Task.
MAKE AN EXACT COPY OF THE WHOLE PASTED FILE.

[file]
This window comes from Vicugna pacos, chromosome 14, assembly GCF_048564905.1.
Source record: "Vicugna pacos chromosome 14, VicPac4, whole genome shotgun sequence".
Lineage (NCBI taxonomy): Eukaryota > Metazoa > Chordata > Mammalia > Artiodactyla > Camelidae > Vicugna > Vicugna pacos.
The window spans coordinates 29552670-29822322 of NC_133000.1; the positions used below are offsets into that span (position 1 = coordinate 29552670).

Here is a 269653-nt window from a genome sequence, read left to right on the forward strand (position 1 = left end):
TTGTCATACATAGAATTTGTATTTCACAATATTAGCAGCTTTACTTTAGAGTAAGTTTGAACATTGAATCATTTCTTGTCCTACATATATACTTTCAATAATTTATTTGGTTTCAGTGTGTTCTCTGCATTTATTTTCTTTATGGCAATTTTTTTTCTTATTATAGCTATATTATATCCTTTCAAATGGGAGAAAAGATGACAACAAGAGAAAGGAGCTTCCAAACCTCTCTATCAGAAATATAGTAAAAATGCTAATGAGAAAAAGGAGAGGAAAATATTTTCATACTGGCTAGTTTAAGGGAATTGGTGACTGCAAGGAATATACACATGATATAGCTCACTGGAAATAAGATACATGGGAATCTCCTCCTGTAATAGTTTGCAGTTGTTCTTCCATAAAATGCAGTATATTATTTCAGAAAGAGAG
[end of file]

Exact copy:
This window comes from Vicugna pacos, chromosome 14, assembly GCF_048564905.1.
Source record: "Vicugna pacos chromosome 14, VicPac4, whole genome shotgun sequence".
Lineage (NCBI taxonomy): Eukaryota > Metazoa > Chordata > Mammalia > Artiodactyla > Camelidae > Vicugna > Vicugna pacos.
The window spans coordinates 29552670-29822322 of NC_133000.1; the positions used below are offsets into that span (position 1 = coordinate 29552670).

Here is a 269653-nt window from a genome sequence, read left to right on the forward strand (position 1 = left end):
TTGTCATACATAGAATTTGTATTTCACAATATTAGCAGCTTTACTTTAGAGTAAGTTTGAACATTGAATCATTTCTTGTCCTACATATATACTTTCAATAATTTATTTGGTTTCAGTGTGTTCTCTGCATTTATTTTCTTTATGGCAATTTTTTTTCTTATTATAGCTATATTATATCCTTTCAAATGGGAGAAAAGATGACAACAAGAGAAAGGAGCTTCCAAACCTCTCTATCAGAAATATAGTAAAAATGCTAATGAGAAAAAGGAGAGGAAAATATTTTCATACTGGCTAGTTTAAGGGAATTGGTGACTGCAAGGAATATACACATGATATAGCTCACTGGAAATAAGATACATGGGAATCTCCTCCTGTAATAGTTTGCAGTTGTTCTTCCATAAAATGCAGTATATTATTTCAGAAAGAGAG